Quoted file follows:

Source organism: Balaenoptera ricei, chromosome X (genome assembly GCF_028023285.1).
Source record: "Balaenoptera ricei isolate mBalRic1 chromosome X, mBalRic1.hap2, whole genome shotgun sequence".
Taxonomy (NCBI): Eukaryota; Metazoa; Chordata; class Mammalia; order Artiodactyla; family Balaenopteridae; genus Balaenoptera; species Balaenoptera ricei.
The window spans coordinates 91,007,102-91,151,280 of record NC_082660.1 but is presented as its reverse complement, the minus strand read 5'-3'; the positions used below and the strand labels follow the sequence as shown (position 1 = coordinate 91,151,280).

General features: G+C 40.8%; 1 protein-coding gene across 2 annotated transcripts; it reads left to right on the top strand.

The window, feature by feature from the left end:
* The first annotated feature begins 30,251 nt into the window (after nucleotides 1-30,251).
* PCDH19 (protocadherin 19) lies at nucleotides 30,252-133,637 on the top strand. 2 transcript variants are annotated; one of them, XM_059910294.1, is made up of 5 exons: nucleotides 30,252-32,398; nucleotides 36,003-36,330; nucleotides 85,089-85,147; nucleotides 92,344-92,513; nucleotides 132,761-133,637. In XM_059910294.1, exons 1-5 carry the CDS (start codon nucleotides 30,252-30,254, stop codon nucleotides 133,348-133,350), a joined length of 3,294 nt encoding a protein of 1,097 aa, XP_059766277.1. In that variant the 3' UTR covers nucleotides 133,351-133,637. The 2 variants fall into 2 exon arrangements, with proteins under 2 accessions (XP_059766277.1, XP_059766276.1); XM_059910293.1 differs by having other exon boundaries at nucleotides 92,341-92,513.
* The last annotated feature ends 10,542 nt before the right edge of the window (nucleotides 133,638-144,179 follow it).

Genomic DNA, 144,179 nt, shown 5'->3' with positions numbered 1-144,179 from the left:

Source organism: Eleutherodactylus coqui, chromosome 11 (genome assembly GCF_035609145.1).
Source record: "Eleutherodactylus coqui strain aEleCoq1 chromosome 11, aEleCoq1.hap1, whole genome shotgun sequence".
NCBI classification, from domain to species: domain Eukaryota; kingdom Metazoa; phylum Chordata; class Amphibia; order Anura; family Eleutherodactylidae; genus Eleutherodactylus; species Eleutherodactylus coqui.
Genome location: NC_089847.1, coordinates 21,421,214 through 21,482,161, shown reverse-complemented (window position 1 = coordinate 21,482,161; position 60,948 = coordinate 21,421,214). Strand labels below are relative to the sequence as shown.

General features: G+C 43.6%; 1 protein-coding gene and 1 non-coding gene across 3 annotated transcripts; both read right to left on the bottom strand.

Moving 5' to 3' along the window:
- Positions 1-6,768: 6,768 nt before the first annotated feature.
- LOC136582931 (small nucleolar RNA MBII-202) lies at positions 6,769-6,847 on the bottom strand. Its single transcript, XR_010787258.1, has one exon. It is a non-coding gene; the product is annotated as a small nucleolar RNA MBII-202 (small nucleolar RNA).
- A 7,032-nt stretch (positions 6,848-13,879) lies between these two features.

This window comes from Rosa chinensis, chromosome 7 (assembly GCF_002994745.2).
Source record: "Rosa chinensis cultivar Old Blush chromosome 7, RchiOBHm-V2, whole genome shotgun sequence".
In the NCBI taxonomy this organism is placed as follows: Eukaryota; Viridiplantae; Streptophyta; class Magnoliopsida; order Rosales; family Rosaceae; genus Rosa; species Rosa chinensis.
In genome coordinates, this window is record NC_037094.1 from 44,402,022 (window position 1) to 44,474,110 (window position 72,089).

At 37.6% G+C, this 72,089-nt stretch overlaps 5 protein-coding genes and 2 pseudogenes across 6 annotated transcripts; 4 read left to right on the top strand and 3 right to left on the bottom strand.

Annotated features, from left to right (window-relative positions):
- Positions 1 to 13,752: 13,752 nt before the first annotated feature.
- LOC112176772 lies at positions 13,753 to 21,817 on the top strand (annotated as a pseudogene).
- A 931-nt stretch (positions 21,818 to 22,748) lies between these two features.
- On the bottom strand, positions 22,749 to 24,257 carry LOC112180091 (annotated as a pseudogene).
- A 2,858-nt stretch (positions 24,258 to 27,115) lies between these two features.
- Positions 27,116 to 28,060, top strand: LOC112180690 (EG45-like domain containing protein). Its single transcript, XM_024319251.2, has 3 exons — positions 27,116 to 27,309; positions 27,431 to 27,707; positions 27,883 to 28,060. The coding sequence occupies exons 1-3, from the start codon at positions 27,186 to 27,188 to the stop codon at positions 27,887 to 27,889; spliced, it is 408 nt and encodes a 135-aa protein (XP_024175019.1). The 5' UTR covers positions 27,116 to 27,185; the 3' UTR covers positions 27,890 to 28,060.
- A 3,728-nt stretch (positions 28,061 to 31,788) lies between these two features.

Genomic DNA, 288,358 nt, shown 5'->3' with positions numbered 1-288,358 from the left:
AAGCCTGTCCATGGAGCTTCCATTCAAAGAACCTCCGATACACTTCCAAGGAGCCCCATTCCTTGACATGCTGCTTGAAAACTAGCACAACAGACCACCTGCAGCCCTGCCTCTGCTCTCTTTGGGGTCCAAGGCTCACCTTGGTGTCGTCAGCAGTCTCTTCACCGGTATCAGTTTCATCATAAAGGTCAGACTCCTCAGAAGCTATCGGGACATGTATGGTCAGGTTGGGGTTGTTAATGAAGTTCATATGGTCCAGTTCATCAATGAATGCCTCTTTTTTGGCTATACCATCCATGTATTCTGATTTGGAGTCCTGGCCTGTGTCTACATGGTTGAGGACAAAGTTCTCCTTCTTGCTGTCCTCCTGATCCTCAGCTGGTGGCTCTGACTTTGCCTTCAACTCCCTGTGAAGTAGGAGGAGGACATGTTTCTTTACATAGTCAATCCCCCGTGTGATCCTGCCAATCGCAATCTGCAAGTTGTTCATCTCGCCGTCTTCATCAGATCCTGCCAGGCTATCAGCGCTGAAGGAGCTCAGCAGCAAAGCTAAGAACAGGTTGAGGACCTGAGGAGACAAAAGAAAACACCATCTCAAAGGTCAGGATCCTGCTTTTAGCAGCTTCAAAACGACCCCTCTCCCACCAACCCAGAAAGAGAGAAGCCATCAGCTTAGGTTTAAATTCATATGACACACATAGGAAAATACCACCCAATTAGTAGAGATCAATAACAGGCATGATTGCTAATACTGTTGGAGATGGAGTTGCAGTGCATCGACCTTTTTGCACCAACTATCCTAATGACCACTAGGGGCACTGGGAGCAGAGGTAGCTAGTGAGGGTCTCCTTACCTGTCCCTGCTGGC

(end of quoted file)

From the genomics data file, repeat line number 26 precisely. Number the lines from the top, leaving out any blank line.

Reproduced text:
- Positions 1 to 13,752: 13,752 nt before the first annotated feature.